For many years we’ve been told to “eat your vegetables” but Mom never told us to “eat your pulses.” The FDA is now studying whether there may be a connection between pulses or potatoes in pet food and some medical issues.
Pulses are the seeds of certain legumes like beans, peas and lentils. They are often considered vegetables, although by definition fall into a category of their own. Pulses are high in both protein and fiber, and can be used as a meat substitute to supply protein. So why would the FDA be concerned about pulses in pet food?
Last month the FDA announced they were looking at a potential link between diet and canine heart disease
Recent reports to the FDA have raised concerns that potatoes or pulses as primary ingredients in pet food may contribute to higher than normal levels of canine dilated cardiomyopathy (DCM). DCM is a heart disease which can result in congestive heart failure.
The primary causes of DCM is unknown but has often been linked to genetics. Large and giant breed dogs have been most susceptible to DCM, and it is much less common in small and medium breeds with a few exceptions. The cases recently reported to the FDA have included Goldens, Labs, Whippets, a Shih Tzu, a Bulldog and Miniature Schnauzers, as well as mixed breeds.
Which brings us to the validity of the claims on both sides
Most but not all foods which use potatoes and pulses among the first few ingredients are grain-free formulas. A quick glance at your Ingredient List will show whether your grain-free food shares characteristics of the category being investigated. Do you see potatoes or pulses listed in among the first 3 or 4 ingredients? If so, your food may be under investigation.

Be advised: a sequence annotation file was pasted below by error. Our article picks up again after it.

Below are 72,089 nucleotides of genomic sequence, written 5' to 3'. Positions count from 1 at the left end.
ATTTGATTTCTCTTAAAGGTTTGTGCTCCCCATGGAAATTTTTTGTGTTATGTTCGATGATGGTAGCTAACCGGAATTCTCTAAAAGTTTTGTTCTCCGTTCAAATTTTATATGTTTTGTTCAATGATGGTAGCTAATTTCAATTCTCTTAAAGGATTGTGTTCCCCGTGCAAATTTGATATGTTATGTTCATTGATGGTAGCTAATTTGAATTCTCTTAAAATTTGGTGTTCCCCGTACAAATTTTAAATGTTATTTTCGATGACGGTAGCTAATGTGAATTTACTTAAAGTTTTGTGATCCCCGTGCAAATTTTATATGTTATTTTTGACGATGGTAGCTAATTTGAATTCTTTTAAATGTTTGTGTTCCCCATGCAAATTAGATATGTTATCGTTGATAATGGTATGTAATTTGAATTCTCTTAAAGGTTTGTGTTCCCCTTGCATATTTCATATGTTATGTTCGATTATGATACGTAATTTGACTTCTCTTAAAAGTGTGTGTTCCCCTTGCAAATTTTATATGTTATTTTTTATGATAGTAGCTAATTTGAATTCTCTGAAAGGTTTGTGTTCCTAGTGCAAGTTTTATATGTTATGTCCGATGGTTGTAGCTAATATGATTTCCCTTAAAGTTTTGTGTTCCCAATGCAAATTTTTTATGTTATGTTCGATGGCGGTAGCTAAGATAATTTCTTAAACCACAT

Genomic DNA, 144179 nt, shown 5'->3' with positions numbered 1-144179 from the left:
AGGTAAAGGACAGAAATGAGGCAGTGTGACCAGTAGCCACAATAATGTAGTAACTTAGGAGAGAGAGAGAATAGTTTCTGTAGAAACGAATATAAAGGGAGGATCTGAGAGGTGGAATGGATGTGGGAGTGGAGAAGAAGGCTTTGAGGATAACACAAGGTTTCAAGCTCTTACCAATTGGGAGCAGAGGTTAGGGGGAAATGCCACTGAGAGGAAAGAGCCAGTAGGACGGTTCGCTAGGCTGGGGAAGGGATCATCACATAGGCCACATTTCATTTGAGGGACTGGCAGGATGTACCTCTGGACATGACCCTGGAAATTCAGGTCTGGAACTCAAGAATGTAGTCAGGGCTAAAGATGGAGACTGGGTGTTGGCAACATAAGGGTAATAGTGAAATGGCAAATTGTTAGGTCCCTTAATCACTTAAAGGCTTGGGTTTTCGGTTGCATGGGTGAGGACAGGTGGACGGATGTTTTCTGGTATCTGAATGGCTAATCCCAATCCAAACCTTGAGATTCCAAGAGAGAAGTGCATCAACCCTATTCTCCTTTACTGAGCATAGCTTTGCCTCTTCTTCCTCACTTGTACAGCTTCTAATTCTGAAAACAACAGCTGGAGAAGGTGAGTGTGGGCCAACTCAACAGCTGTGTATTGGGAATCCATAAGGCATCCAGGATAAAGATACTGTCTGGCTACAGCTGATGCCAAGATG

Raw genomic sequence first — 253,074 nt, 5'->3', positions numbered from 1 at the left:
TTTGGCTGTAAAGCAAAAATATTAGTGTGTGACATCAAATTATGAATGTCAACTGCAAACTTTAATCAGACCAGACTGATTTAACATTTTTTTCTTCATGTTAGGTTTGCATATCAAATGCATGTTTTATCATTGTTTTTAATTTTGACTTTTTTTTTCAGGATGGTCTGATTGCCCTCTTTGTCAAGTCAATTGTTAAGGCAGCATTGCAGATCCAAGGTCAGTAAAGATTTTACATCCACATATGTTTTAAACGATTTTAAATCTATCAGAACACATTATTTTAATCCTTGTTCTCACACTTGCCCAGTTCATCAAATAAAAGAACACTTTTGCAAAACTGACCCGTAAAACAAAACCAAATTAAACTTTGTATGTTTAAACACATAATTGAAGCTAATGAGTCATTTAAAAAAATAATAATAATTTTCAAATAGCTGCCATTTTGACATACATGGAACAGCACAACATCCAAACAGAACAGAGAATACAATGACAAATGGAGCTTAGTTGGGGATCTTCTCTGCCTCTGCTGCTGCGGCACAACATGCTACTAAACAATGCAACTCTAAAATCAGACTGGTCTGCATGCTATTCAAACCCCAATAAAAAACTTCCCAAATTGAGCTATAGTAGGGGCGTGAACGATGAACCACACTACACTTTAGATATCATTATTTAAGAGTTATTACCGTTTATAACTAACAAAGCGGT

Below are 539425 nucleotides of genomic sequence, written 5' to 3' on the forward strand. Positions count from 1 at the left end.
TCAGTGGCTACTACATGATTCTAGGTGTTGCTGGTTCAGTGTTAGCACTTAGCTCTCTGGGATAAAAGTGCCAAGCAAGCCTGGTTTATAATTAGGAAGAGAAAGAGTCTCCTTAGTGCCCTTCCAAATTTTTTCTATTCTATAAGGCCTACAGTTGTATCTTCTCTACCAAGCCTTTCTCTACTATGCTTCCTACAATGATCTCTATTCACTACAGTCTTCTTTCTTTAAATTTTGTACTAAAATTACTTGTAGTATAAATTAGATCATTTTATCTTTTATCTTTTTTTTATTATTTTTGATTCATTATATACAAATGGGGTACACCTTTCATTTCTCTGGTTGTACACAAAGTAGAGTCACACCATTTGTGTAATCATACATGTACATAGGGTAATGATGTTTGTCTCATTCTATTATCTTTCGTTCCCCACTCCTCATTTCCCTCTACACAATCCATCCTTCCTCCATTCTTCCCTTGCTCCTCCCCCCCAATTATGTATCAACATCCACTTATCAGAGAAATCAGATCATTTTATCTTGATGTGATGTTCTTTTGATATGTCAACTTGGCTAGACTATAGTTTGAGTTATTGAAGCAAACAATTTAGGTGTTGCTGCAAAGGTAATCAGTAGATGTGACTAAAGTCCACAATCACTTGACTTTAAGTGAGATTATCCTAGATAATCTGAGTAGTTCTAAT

There has been pushback from the pet food industry which regards the FDA’s announcement and investigation as premature. After reviewing the FDA documentation, it appears clear to us that the announcement is making no claims. Rather, it is issuing an alert that the investigation into a possible connection between these ingredients and DCM exists.
Rather than look at this as an unnecessary scare tactic, it appears to be a cautious sharing of facts which warrant further investigation.
Is ignorance bliss?
Some would argue that a blanket warning against the use of all grain-free foods is an overreach. We would tend to agree if that was the position being put forth, but it is not.
No warnings or recalls have been issued and no definitive connection between these ingredients and DCM has been established. The recent information actually supports the advice given since the introduction of grain-free foods… read your ingredient panel!
If the premise behind grain-free formulas is to replace cereal components with meat, look for formulas which do just that. The “better” grain-free foods will list meat proteins in the first 3-5 positions of the ingredient list.
As grain-free formulas became popular, more higher protein foods were introduced. Many of these do not get their higher protein levels primarily from meat. Other ingredients, like pulses, are the source of the higher protein.
This is done to boost the protein percentage on the package to make it look good, but also to keep the price down. There’s nothing wrong with this approach unless you expect that high protein level to come primarily from meat when it does not.
There can be other problems with potatoes and pulses
We’ve previously written about the use of heavy quantities of pulses or potatoes in pet food formulas. The current FDA investigation may or may not add another potential reason to avoid these. While surprising to read that pulses may also have a connection to DCM, it remains unclear whether any conclusive proof or patterns have yet been identified.
The FDA responded promptly to our request for more information. Their first report of an unusual case of DCM was received about two years ago, but it wasn’t until recently that enough reports and data suggested there may be a possible link between potatoes, pulses and DCM.
A variety of brands and formulas which are distributed nationwide have been included in the reports. This appears to rule out the possibility of the problem being concentrated within a geographic area.
The FDA’s definition of a “main ingredient” is broader than the first 6 ingredients we normally consider to be main ingredients. For this study, the FDA considers a “main ingredient” to appear in a food’s ingredient list before the first vitamin or mineral ingredient.
For now, it appears the logical approach is to follow the same common sense advice as always… know what you’re feeding by reading and understanding what appears on the Ingredient List!
Read the FDA announcement here